# Evaluating a double integral using polar coordinates

Evaluate the double integral by converting to polar coordinates: $$\int_0^2 \int_0^x \sqrt{x^2 + y^2} \, dy \, dx + \int_2^{2\sqrt{2}} \int_o^{\sqrt{8 - x^2}} \sqrt{x^2 + y^2} \, dy \, dx$$

What I have done: First, I tackled the left hand integral. Using the fact that $x = r \cos\theta$ and $y = r\sin\theta$, I converted the left hand integral to $\int r^2 \, dr \, d\theta$. I drew the graph of the region to get a right triangle. I am having trouble determining the limits of integration for $r$ and $\theta$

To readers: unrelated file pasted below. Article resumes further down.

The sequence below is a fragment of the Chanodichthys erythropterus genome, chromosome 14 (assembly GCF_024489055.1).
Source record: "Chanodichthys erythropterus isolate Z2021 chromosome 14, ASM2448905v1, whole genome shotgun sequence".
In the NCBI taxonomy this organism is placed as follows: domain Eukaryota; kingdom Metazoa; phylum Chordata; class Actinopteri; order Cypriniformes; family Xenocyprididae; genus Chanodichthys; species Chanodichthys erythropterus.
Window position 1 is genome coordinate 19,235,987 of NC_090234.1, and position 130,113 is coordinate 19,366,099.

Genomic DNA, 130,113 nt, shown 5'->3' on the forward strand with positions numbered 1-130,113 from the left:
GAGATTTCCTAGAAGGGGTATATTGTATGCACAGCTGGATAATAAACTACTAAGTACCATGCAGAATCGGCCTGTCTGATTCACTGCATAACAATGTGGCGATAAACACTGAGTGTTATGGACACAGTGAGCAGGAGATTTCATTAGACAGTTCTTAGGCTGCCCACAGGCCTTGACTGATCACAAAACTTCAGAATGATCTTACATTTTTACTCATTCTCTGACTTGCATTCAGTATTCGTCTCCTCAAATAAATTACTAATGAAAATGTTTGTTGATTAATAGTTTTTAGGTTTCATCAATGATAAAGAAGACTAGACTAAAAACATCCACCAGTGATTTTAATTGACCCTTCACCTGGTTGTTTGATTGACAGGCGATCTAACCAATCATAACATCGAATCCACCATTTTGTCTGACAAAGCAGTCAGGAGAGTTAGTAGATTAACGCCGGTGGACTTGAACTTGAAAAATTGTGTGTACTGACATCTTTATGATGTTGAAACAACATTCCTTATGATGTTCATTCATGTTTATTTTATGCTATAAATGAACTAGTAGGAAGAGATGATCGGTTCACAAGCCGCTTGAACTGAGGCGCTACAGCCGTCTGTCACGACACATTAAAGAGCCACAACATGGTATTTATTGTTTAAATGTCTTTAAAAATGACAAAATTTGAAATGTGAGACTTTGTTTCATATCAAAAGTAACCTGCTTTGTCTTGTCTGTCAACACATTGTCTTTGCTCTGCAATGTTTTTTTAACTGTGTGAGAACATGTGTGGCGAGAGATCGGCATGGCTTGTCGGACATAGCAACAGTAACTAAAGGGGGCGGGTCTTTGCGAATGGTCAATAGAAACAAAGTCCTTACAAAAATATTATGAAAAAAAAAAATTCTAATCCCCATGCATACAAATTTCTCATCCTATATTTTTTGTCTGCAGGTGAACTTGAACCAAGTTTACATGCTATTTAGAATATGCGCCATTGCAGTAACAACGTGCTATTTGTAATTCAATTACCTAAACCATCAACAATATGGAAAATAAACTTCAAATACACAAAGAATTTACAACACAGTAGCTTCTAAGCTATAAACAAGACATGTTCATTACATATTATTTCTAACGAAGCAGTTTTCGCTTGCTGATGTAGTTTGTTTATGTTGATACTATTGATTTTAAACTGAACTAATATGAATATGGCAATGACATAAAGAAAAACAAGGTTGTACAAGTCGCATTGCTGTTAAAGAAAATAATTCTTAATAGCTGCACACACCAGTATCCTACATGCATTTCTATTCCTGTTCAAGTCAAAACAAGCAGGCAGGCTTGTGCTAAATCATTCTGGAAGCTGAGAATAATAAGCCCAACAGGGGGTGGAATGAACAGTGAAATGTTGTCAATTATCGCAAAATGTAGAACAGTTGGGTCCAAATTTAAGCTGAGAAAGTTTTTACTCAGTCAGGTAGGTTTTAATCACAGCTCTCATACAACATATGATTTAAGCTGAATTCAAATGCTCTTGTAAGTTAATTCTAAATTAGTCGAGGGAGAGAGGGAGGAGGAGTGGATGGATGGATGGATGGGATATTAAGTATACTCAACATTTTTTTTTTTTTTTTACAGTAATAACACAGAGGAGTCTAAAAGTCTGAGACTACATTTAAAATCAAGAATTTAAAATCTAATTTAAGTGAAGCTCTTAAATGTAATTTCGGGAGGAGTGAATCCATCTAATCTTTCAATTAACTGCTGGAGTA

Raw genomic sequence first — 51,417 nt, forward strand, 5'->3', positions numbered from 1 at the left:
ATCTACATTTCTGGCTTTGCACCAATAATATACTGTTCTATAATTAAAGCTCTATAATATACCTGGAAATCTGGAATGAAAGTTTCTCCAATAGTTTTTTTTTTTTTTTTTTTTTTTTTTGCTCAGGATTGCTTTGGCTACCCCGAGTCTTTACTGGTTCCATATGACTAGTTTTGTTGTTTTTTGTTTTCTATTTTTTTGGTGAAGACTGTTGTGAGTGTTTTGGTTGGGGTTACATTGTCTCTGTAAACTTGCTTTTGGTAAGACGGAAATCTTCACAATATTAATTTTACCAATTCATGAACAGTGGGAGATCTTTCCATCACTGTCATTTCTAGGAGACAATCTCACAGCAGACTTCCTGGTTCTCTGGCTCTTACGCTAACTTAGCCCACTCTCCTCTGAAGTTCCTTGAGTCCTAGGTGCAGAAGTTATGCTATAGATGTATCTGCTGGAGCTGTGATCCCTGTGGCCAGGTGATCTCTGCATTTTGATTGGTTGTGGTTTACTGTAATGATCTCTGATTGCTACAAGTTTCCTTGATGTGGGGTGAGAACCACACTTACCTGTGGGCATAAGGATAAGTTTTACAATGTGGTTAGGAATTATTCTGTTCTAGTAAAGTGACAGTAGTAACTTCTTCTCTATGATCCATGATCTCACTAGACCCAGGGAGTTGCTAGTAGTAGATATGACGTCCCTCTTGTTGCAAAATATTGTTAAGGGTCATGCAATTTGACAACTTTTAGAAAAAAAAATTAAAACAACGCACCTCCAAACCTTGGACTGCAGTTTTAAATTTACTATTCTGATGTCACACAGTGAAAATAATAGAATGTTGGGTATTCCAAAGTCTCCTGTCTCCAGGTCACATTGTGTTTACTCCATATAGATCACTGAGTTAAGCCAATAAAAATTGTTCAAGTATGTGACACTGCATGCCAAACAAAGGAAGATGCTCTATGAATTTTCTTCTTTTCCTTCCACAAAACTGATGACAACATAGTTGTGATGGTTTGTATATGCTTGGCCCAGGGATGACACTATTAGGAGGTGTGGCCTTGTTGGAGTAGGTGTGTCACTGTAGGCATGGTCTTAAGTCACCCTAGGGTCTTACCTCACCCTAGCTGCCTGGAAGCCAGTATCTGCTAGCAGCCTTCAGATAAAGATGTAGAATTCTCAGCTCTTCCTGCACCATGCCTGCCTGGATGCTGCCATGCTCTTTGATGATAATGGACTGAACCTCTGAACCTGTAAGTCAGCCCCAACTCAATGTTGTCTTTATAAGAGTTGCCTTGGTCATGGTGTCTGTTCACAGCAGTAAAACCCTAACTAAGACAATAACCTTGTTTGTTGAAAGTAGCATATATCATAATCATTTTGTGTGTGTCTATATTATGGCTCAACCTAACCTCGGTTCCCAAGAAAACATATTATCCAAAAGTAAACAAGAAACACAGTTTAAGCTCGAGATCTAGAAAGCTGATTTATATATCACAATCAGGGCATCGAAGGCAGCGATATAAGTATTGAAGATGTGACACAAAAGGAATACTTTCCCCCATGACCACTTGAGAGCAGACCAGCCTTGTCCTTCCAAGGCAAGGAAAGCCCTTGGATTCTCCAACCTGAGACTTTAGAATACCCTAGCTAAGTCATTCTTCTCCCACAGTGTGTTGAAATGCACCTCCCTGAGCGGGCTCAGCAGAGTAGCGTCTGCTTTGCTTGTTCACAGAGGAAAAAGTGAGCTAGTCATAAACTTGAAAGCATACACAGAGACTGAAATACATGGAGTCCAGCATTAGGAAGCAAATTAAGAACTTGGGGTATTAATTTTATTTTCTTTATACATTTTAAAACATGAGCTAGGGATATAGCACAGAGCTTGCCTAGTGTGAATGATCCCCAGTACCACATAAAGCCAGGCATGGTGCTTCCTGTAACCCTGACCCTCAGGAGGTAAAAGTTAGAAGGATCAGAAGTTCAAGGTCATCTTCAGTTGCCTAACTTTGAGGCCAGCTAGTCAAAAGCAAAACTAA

• @E.H.E: I don't think there is. – joriki Oct 17 '15 at 20:35

The two regions together form a sector of a circle with radius $\sqrt8$ centred at the origin, so the corresponding integral in polar coordinates is
$$\int_0^{\frac\pi4} \, \mathrm d\phi\int_0^\sqrt8r \, \mathrm dr \, r\;.$$
• Wolfram Alpha also gave me ~5.91 which I obtained with this method $\checkmark$ – WAS Oct 18 '15 at 16:54